>and one point only, that one *cannot* set aside condensation as a factor
>in adapting books to film, any more than one could discuss activities at
>Ford's Theater the evening of 14 April 1865, and ignore the historical
>event which took place. It will not bear a heavier load than that.
>You said, "The comparison with Lincoln's assassination suggests that you
>believe that condensation in adaptations is so poisonous that there's no
>point in discussing them further." I meant to suggest no such thing, and
>I don't believe it. It was a figure of speech with limited application.
>I could have said "condensation is the 800 pound gorilla in the
>book-to-cinema room" and I would not have been alerting anyone to danger
>from large primates. I made no "sweeping condemnation of the entire
>idea" of condensation because I do not condemn it at all. It is simply a
>crucial fact about the process of adaptation.
>My Lincoln reference may not have been the best choice -- I have made
>that mistake before and am unfortunately likely to do so again,
>especially when attempting humor -- but even so I do not think it
>supports your characterization of it.
>In fact, I agree that Jackson's films *could* have been superior had
>they been shorter, depending on what was cut. Not only superior as
>artistic efforts in their own right, but possibly superior *adaptations*.
> - Why so much time spent on the Birthday Party, if there is to be no
>Scouring of the Shire?
> - I think Arwen is superfluous in the books (in the main narrative),
>but in her minor role she does not get in the way. In the films her role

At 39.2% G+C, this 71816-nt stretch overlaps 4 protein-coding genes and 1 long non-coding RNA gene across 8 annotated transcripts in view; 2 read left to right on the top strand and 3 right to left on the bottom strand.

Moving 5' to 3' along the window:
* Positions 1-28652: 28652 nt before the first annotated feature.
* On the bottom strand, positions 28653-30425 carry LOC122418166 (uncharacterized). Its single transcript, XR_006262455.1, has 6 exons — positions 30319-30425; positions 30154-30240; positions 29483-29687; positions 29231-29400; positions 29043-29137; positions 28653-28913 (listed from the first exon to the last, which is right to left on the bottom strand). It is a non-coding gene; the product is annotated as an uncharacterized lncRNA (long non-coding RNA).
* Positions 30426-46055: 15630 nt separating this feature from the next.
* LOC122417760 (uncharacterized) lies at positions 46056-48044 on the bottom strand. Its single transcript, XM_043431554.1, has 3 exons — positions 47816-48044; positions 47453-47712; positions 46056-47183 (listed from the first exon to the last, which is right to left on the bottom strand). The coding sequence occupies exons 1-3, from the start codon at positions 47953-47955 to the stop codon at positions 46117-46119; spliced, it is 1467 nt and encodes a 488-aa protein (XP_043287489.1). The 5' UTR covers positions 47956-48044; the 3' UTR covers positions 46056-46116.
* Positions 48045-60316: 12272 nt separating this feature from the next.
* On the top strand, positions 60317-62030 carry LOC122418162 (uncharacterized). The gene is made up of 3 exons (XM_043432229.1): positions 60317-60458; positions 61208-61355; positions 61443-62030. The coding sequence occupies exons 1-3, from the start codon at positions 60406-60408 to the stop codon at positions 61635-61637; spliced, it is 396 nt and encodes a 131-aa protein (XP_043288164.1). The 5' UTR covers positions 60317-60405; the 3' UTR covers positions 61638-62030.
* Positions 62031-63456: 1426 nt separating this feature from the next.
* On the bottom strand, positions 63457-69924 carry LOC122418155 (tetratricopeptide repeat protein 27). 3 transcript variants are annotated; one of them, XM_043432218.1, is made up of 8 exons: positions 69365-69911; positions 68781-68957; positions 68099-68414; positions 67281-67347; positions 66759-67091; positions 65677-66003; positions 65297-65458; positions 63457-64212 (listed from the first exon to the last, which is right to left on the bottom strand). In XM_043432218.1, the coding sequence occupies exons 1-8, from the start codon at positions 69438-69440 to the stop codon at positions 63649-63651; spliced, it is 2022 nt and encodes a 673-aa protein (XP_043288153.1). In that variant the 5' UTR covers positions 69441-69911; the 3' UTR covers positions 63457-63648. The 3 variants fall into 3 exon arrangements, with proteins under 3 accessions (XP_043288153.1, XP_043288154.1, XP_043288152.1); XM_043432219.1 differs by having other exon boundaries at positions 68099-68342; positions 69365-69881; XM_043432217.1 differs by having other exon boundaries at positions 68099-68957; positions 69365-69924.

>is expanded to the point of intrusion.
> - Bilbo could have been off visiting Bombadil with no damage done.
> - We waste time watching Saruman grow his Uruk-hai (wrong in many ways).
> - Where did Aragorn-over-the-cliff come from? What does it add to the
> - The journey of Frodo to Mordor bored me nearly to literal tears, it
>dragged so; to a lesser extent, same for the Entmoot.
> - Faramir, one of my favorite characters in LoTR, could have been
>dispensed with, perhaps.
> - Etc.
>I also agree with you that Jackson made alterations that profoundly
>departed from Tolkien's concepts, with no seeming rationale.
> - His Orcs are way too fearsome individually, and worst of all way too
> - Gimli is unrecognizable comic relief, a Tolkien Dwarf in height and
>beard only. "Toss me. But don't tell the Elf." Gack!
> - The Rivendell Robot Drill Squad that joins Aragorn at Helm's Deep
>resembles neither Elves nor the Dunedain.
> - Denethor somehow acquired a quivering lower lip. Mad? Obviously. A
> - Etc.
>My greatest disappointment is that the two events with the most
>emotional impact for me are butchered, and they are in the same part of
>the story. The Ride of the Rohirrim is not about the Riders, but about
>squadrons of Oliphaunts, and Legolas preparing his Olympic gymnastic
>routine. And the arrival of the black ships, instead of the end of all
>hope turned suddenly and gloriously to victory with the unfurling of
>Aragorn's banner, is merely the end of a ferry ride for the Army of the
>There is plenty to like about Jackson's LoTR. I was particularly
>impressed by the scenes at Bree, by the drowning of Isengard, by Merry
>and Pippen at the gate afterward, and by Gandalf vs the Balrog. Both
>Gollum and Sauron are fiendishly good, as is Wormtongue (illustrating
>Jackson's greater success in portraying evil as opposed to good). And I
>do love the New Zealand scenery, even when it does not look at all like
>Middle-earth, especially in Rohan.
>Last but not least, Peter Jackson is not Ralph Bakshi, a huge point in
>What I think we are both saying is that Jackson could have done better,
>and that does *NOT* mean that every last word Tolkien wrote, and not a
>letter more, had to be slavishly duplicated on film. (At $375 per set,
>the DVDs would have sold like Picassos.)